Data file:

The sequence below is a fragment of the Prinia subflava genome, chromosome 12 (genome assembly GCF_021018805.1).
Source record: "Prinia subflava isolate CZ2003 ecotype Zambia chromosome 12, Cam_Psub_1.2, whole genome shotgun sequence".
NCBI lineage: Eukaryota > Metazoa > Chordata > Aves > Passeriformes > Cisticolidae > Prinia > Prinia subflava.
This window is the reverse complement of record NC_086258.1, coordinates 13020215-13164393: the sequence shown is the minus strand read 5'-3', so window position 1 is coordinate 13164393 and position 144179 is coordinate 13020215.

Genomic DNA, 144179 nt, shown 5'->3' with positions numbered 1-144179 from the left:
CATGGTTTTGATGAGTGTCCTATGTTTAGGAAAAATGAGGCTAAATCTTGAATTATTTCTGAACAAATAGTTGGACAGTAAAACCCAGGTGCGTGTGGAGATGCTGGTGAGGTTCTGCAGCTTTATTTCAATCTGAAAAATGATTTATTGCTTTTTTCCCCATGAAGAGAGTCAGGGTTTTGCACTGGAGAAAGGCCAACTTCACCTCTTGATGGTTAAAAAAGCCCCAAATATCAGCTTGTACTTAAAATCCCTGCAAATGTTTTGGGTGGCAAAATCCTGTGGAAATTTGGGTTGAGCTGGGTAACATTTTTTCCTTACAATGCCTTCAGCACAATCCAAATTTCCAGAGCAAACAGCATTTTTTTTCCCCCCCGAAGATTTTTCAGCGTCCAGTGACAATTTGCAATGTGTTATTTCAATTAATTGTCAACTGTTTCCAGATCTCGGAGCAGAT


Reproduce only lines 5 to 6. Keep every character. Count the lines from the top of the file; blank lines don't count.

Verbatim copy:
Genomic DNA, 144179 nt, shown 5'->3' with positions numbered 1-144179 from the left:
CATGGTTTTGATGAGTGTCCTATGTTTAGGAAAAATGAGGCTAAATCTTGAATTATTTCTGAACAAATAGTTGGACAGTAAAACCCAGGTGCGTGTGGAGATGCTGGTGAGGTTCTGCAGCTTTATTTCAATCTGAAAAATGATTTATTGCTTTTTTCCCCATGAAGAGAGTCAGGGTTTTGCACTGGAGAAAGGCCAACTTCACCTCTTGATGGTTAAAAAAGCCCCAAATATCAGCTTGTACTTAAAATCCCTGCAAATGTTTTGGGTGGCAAAATCCTGTGGAAATTTGGGTTGAGCTGGGTAACATTTTTTCCTTACAATGCCTTCAGCACAATCCAAATTTCCAGAGCAAACAGCATTTTTTTTCCCCCCCGAAGATTTTTCAGCGTCCAGTGACAATTTGCAATGTGTTATTTCAATTAATTGTCAACTGTTTCCAGATCTCGGAGCAGAT